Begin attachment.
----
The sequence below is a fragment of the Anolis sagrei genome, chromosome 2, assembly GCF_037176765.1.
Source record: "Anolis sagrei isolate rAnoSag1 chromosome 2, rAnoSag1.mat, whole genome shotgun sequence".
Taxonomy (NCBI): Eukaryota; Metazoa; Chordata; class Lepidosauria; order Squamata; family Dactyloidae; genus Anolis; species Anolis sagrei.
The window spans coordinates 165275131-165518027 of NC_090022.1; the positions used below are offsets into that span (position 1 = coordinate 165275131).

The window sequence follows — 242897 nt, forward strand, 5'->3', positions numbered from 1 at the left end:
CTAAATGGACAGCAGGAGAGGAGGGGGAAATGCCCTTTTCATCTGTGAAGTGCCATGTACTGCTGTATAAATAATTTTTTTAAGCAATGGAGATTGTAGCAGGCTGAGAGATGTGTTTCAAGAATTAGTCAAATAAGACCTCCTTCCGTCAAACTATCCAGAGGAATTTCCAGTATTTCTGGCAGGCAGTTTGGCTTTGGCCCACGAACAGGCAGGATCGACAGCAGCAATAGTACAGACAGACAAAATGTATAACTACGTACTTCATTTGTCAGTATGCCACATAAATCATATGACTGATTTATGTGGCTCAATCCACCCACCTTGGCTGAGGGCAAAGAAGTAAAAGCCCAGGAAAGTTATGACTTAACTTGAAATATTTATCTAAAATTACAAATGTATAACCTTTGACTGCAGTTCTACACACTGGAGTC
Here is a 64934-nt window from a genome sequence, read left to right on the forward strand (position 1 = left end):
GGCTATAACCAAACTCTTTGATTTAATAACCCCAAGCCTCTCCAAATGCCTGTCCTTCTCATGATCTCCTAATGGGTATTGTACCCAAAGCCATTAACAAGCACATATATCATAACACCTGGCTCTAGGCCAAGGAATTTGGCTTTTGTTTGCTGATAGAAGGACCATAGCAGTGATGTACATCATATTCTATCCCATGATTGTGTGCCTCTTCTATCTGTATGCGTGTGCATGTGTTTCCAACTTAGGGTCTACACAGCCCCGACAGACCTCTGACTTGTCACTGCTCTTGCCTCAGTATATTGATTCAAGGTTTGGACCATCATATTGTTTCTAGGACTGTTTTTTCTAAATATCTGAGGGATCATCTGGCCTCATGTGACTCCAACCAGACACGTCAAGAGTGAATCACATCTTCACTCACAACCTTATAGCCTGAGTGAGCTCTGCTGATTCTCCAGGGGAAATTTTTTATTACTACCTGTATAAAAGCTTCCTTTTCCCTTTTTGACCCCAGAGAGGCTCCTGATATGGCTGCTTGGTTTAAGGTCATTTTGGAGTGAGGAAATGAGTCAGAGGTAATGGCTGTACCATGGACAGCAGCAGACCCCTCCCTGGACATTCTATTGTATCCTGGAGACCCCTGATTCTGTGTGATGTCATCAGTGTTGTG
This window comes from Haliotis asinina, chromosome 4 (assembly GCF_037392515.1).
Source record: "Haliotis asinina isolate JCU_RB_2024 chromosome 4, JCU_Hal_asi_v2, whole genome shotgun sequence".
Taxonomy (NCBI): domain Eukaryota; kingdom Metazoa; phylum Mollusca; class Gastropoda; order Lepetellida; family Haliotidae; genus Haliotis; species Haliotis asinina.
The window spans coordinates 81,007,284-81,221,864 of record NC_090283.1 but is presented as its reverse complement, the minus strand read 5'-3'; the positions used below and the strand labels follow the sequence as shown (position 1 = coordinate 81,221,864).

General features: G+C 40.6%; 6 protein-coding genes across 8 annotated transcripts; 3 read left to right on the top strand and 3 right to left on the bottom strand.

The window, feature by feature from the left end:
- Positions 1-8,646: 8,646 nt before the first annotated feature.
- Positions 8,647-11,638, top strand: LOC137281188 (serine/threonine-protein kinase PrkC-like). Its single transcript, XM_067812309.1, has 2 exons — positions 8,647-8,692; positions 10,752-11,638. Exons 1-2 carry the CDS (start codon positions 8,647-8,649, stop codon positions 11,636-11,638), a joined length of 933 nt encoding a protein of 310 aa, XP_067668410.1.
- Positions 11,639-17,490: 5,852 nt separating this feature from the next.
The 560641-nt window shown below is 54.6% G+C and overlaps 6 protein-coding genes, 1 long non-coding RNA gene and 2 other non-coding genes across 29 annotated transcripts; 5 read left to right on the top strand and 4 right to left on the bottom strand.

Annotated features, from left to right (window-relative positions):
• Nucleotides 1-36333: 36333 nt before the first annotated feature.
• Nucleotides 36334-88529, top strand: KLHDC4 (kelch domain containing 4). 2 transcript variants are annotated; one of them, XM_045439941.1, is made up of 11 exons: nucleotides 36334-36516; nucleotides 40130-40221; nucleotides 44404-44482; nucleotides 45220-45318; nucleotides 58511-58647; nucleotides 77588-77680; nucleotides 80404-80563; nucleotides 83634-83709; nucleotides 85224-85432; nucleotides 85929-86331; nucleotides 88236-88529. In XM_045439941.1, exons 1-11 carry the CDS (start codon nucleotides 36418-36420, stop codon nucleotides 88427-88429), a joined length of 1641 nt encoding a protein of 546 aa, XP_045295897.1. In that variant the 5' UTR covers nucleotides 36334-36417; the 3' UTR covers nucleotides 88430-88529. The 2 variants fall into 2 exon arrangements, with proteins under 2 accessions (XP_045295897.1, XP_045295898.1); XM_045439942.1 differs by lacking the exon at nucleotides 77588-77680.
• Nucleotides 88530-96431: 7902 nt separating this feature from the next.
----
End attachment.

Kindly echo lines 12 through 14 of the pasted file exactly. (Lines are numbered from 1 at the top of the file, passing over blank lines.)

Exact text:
The window spans coordinates 81,007,284-81,221,864 of record NC_090283.1 but is presented as its reverse complement, the minus strand read 5'-3'; the positions used below and the strand labels follow the sequence as shown (position 1 = coordinate 81,221,864).

General features: G+C 40.6%; 6 protein-coding genes across 8 annotated transcripts; 3 read left to right on the top strand and 3 right to left on the bottom strand.

The window, feature by feature from the left end: